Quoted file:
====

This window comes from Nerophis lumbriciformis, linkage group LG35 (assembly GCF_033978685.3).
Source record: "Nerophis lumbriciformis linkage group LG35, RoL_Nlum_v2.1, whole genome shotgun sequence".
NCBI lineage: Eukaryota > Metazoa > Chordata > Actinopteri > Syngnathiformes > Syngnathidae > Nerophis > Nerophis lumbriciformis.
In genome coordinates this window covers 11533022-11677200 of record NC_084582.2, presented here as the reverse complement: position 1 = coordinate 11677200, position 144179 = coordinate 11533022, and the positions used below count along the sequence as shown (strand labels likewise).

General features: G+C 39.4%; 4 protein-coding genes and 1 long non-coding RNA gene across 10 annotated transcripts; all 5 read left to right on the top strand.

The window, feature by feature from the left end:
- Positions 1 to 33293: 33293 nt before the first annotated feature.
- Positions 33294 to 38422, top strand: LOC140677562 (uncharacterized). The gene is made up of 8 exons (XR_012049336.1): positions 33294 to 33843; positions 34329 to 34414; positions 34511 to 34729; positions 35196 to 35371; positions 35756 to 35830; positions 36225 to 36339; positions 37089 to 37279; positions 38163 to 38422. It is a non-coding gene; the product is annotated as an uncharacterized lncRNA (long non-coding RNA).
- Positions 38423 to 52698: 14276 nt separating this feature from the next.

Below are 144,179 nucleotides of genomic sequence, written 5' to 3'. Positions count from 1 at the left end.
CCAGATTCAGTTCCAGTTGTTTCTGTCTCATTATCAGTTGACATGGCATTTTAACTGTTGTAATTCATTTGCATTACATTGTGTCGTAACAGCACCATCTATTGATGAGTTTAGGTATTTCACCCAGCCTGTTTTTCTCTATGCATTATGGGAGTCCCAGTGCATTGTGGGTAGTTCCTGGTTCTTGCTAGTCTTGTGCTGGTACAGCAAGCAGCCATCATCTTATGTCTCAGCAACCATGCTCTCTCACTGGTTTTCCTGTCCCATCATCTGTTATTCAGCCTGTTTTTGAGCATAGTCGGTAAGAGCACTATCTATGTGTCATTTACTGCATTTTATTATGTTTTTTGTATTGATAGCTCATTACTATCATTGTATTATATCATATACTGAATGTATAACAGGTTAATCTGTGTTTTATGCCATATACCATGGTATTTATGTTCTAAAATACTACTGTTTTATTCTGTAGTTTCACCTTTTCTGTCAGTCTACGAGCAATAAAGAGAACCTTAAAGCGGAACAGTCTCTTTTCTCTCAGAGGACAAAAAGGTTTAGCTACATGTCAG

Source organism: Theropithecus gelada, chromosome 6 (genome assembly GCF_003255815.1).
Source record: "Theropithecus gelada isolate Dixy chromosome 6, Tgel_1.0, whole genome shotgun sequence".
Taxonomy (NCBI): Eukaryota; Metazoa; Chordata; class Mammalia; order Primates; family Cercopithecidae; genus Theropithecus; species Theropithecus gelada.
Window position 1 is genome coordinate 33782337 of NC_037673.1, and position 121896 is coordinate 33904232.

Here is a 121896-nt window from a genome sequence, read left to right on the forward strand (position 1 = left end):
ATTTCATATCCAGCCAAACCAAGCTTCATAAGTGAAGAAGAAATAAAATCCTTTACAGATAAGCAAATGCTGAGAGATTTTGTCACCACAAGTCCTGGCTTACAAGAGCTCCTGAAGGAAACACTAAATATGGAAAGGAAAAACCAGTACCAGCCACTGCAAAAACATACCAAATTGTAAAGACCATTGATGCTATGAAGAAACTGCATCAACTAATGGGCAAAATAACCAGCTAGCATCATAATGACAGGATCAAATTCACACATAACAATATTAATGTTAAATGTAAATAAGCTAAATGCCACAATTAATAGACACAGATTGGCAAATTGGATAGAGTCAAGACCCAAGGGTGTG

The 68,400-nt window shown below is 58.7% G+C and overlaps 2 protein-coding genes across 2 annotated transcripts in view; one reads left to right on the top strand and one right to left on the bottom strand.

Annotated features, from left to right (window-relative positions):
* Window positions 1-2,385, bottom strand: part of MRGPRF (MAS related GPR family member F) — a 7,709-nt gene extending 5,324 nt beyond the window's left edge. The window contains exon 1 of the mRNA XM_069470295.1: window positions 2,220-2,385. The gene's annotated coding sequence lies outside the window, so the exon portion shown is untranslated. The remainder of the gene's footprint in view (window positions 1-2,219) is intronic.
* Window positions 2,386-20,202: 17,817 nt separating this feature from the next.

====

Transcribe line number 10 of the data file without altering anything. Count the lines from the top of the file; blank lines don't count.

Below are 144,179 nucleotides of genomic sequence, written 5' to 3'. Positions count from 1 at the left end.